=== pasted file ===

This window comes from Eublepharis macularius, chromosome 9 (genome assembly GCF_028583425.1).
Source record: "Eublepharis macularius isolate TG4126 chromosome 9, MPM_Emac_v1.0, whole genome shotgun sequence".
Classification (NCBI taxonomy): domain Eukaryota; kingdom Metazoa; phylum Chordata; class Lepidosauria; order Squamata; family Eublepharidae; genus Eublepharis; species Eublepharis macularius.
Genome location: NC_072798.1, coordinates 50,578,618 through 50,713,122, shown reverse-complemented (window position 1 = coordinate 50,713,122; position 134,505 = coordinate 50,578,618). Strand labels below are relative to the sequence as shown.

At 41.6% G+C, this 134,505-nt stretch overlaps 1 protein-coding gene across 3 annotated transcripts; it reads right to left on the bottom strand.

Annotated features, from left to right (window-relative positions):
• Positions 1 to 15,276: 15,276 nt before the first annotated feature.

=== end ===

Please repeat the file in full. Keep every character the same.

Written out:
This window comes from Eublepharis macularius, chromosome 9 (genome assembly GCF_028583425.1).
Source record: "Eublepharis macularius isolate TG4126 chromosome 9, MPM_Emac_v1.0, whole genome shotgun sequence".
Classification (NCBI taxonomy): domain Eukaryota; kingdom Metazoa; phylum Chordata; class Lepidosauria; order Squamata; family Eublepharidae; genus Eublepharis; species Eublepharis macularius.
Genome location: NC_072798.1, coordinates 50,578,618 through 50,713,122, shown reverse-complemented (window position 1 = coordinate 50,713,122; position 134,505 = coordinate 50,578,618). Strand labels below are relative to the sequence as shown.

At 41.6% G+C, this 134,505-nt stretch overlaps 1 protein-coding gene across 3 annotated transcripts; it reads right to left on the bottom strand.

Annotated features, from left to right (window-relative positions):
• Positions 1 to 15,276: 15,276 nt before the first annotated feature.